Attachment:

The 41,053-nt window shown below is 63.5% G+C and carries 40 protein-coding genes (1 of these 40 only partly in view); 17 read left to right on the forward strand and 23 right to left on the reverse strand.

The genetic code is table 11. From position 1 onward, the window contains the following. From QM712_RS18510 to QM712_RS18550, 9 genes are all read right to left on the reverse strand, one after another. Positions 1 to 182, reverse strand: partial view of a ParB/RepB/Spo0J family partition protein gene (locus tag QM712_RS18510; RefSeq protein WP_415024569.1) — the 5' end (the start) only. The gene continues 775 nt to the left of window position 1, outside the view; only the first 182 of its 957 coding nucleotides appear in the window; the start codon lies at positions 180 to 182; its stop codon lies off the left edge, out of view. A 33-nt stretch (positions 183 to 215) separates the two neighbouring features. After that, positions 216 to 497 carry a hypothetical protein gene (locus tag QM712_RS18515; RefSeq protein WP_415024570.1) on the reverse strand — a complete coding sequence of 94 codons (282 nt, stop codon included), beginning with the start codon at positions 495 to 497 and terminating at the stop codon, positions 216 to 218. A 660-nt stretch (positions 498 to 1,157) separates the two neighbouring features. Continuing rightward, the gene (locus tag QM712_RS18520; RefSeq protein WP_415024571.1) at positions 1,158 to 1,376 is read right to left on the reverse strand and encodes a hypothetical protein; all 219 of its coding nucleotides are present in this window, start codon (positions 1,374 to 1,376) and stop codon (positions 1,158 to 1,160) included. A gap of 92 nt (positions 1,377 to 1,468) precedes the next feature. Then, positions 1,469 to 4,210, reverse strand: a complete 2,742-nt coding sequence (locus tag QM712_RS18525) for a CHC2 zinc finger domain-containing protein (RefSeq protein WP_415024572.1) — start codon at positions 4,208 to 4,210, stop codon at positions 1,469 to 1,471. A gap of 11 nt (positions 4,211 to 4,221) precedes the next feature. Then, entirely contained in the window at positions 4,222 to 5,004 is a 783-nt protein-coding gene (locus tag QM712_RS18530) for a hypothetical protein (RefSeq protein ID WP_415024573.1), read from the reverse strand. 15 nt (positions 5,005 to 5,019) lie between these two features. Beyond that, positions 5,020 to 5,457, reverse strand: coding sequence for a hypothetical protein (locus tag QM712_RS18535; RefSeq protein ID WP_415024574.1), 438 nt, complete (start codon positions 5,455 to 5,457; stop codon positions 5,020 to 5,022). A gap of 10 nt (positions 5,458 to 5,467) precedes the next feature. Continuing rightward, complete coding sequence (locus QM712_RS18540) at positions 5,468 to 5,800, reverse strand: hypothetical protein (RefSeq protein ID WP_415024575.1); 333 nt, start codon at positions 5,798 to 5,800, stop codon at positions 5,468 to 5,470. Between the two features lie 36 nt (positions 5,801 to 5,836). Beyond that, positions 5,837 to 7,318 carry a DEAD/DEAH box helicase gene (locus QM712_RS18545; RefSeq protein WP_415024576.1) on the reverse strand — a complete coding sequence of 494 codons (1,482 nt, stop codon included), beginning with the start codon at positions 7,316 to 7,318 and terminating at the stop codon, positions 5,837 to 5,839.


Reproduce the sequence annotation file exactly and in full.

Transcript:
The 41,053-nt window shown below is 63.5% G+C and carries 40 protein-coding genes (1 of these 40 only partly in view); 17 read left to right on the forward strand and 23 right to left on the reverse strand.

The genetic code is table 11. From position 1 onward, the window contains the following. From QM712_RS18510 to QM712_RS18550, 9 genes are all read right to left on the reverse strand, one after another. Positions 1 to 182, reverse strand: partial view of a ParB/RepB/Spo0J family partition protein gene (locus tag QM712_RS18510; RefSeq protein WP_415024569.1) — the 5' end (the start) only. The gene continues 775 nt to the left of window position 1, outside the view; only the first 182 of its 957 coding nucleotides appear in the window; the start codon lies at positions 180 to 182; its stop codon lies off the left edge, out of view. A 33-nt stretch (positions 183 to 215) separates the two neighbouring features. After that, positions 216 to 497 carry a hypothetical protein gene (locus tag QM712_RS18515; RefSeq protein WP_415024570.1) on the reverse strand — a complete coding sequence of 94 codons (282 nt, stop codon included), beginning with the start codon at positions 495 to 497 and terminating at the stop codon, positions 216 to 218. A 660-nt stretch (positions 498 to 1,157) separates the two neighbouring features. Continuing rightward, the gene (locus tag QM712_RS18520; RefSeq protein WP_415024571.1) at positions 1,158 to 1,376 is read right to left on the reverse strand and encodes a hypothetical protein; all 219 of its coding nucleotides are present in this window, start codon (positions 1,374 to 1,376) and stop codon (positions 1,158 to 1,160) included. A gap of 92 nt (positions 1,377 to 1,468) precedes the next feature. Then, positions 1,469 to 4,210, reverse strand: a complete 2,742-nt coding sequence (locus tag QM712_RS18525) for a CHC2 zinc finger domain-containing protein (RefSeq protein WP_415024572.1) — start codon at positions 4,208 to 4,210, stop codon at positions 1,469 to 1,471. A gap of 11 nt (positions 4,211 to 4,221) precedes the next feature. Then, entirely contained in the window at positions 4,222 to 5,004 is a 783-nt protein-coding gene (locus tag QM712_RS18530) for a hypothetical protein (RefSeq protein ID WP_415024573.1), read from the reverse strand. 15 nt (positions 5,005 to 5,019) lie between these two features. Beyond that, positions 5,020 to 5,457, reverse strand: coding sequence for a hypothetical protein (locus tag QM712_RS18535; RefSeq protein ID WP_415024574.1), 438 nt, complete (start codon positions 5,455 to 5,457; stop codon positions 5,020 to 5,022). A gap of 10 nt (positions 5,458 to 5,467) precedes the next feature. Continuing rightward, complete coding sequence (locus QM712_RS18540) at positions 5,468 to 5,800, reverse strand: hypothetical protein (RefSeq protein ID WP_415024575.1); 333 nt, start codon at positions 5,798 to 5,800, stop codon at positions 5,468 to 5,470. Between the two features lie 36 nt (positions 5,801 to 5,836). Beyond that, positions 5,837 to 7,318 carry a DEAD/DEAH box helicase gene (locus QM712_RS18545; RefSeq protein WP_415024576.1) on the reverse strand — a complete coding sequence of 494 codons (1,482 nt, stop codon included), beginning with the start codon at positions 7,316 to 7,318 and terminating at the stop codon, positions 5,837 to 5,839.